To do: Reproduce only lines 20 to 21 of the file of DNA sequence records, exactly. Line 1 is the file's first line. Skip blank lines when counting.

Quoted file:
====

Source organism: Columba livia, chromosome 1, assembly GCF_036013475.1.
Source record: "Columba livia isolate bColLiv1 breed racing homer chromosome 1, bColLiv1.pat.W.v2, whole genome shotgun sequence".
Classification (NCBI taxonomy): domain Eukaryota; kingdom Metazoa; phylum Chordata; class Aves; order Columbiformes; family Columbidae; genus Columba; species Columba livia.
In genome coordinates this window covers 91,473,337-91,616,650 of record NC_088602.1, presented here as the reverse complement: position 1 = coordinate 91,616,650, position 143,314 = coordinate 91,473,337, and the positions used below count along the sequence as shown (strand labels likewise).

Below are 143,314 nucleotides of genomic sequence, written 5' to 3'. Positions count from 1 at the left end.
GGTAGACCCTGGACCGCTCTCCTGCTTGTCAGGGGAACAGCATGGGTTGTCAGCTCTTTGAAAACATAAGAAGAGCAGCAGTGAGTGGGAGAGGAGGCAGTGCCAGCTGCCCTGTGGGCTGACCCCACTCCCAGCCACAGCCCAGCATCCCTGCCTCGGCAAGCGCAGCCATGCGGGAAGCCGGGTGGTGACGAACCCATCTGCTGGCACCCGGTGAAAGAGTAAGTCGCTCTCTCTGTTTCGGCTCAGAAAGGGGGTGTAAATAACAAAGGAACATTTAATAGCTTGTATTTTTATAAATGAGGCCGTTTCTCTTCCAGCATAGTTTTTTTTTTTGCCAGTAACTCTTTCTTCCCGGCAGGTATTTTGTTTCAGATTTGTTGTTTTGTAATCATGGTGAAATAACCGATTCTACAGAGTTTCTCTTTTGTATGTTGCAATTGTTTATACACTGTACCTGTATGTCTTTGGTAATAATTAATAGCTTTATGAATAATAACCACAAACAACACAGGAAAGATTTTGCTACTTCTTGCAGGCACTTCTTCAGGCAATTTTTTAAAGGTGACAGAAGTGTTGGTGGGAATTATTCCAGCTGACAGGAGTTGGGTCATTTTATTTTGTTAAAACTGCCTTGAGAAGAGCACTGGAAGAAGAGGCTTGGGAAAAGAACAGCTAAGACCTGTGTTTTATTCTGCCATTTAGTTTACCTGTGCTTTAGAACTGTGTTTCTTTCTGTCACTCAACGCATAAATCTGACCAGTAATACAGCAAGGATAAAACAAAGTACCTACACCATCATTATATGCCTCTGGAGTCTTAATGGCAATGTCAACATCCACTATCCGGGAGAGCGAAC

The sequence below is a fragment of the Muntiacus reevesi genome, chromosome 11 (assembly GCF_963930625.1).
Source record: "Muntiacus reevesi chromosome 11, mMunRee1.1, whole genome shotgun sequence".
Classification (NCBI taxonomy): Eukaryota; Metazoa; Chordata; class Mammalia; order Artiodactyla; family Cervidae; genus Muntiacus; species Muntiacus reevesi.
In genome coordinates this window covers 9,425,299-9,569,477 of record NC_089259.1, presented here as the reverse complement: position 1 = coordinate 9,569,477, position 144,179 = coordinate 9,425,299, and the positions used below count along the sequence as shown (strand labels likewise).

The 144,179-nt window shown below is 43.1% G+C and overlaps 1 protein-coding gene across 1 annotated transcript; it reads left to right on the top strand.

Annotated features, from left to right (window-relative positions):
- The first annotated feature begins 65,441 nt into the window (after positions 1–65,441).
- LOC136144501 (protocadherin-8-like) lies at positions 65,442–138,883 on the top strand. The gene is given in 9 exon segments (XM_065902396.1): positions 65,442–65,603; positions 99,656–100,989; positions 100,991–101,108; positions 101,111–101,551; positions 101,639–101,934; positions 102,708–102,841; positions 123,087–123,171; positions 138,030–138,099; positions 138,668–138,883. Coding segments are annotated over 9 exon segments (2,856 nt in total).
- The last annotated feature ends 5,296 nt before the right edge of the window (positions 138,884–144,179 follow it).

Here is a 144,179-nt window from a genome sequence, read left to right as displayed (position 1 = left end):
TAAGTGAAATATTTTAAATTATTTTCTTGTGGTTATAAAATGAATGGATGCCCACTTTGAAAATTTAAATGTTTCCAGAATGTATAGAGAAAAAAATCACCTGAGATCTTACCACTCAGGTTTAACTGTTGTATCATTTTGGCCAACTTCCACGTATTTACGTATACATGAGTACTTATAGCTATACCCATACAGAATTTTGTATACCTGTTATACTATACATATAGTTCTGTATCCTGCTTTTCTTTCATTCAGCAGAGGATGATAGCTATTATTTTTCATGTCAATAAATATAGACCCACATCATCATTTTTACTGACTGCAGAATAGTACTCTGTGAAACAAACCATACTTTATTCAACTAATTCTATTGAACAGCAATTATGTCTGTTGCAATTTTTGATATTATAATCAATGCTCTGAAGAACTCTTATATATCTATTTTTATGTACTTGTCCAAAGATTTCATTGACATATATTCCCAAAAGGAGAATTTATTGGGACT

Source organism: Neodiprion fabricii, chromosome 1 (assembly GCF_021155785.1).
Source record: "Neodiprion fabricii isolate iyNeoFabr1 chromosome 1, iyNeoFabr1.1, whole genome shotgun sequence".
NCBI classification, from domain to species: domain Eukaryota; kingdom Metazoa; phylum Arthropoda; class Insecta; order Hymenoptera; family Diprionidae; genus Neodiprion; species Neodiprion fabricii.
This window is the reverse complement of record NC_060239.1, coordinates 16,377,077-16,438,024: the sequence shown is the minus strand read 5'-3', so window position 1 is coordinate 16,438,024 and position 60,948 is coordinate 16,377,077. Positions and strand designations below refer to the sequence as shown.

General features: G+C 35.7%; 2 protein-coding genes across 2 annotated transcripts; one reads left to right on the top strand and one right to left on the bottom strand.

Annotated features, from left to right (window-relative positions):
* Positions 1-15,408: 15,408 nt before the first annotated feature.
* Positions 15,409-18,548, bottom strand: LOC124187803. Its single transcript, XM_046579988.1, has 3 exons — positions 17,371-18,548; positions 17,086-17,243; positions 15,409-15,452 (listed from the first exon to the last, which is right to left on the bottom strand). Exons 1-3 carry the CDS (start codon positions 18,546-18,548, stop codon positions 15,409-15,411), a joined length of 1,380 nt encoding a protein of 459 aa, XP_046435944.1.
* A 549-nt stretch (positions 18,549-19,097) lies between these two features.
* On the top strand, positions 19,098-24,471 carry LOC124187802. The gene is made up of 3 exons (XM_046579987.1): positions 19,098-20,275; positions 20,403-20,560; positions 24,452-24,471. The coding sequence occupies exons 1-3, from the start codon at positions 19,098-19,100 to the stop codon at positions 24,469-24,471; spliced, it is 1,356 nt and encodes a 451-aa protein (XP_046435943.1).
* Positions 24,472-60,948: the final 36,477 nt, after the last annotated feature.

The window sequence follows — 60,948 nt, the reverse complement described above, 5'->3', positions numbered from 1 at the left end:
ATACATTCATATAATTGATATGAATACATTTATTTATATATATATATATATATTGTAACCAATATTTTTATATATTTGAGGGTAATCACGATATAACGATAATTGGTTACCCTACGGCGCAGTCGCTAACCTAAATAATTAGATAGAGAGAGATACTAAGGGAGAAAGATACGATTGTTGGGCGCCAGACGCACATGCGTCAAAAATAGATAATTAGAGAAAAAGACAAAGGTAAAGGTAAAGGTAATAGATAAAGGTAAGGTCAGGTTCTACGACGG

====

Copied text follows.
NCBI classification, from domain to species: domain Eukaryota; kingdom Metazoa; phylum Arthropoda; class Insecta; order Hymenoptera; family Diprionidae; genus Neodiprion; species Neodiprion fabricii.
This window is the reverse complement of record NC_060239.1, coordinates 16,377,077-16,438,024: the sequence shown is the minus strand read 5'-3', so window position 1 is coordinate 16,438,024 and position 60,948 is coordinate 16,377,077. Positions and strand designations below refer to the sequence as shown.